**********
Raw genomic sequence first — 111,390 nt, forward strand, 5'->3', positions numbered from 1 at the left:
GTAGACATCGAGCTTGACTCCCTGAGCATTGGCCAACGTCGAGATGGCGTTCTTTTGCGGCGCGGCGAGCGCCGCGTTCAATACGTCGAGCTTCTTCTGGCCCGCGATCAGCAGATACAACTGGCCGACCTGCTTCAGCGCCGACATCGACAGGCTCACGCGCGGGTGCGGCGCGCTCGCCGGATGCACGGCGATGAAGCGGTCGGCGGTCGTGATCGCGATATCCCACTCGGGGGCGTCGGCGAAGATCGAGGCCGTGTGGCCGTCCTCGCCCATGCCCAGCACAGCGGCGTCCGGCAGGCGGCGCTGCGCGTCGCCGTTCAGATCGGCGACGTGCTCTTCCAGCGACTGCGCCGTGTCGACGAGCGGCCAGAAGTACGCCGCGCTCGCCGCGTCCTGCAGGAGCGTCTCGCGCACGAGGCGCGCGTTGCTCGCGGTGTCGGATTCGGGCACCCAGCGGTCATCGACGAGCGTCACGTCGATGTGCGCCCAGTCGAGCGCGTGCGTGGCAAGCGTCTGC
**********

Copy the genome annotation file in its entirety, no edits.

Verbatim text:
Raw genomic sequence first — 111,390 nt, forward strand, 5'->3', positions numbered from 1 at the left:
GTAGACATCGAGCTTGACTCCCTGAGCATTGGCCAACGTCGAGATGGCGTTCTTTTGCGGCGCGGCGAGCGCCGCGTTCAATACGTCGAGCTTCTTCTGGCCCGCGATCAGCAGATACAACTGGCCGACCTGCTTCAGCGCCGACATCGACAGGCTCACGCGCGGGTGCGGCGCGCTCGCCGGATGCACGGCGATGAAGCGGTCGGCGGTCGTGATCGCGATATCCCACTCGGGGGCGTCGGCGAAGATCGAGGCCGTGTGGCCGTCCTCGCCCATGCCCAGCACAGCGGCGTCCGGCAGGCGGCGCTGCGCGTCGCCGTTCAGATCGGCGACGTGCTCTTCCAGCGACTGCGCCGTGTCGACGAGCGGCCAGAAGTACGCCGCGCTCGCCGCGTCCTGCAGGAGCGTCTCGCGCACGAGGCGCGCGTTGCTCGCGGTGTCGGATTCGGGCACCCAGCGGTCATCGACGAGCGTCACGTCGATGTGCGCCCAGTCGAGCGCGTGCGTGGCAAGCGTCTGC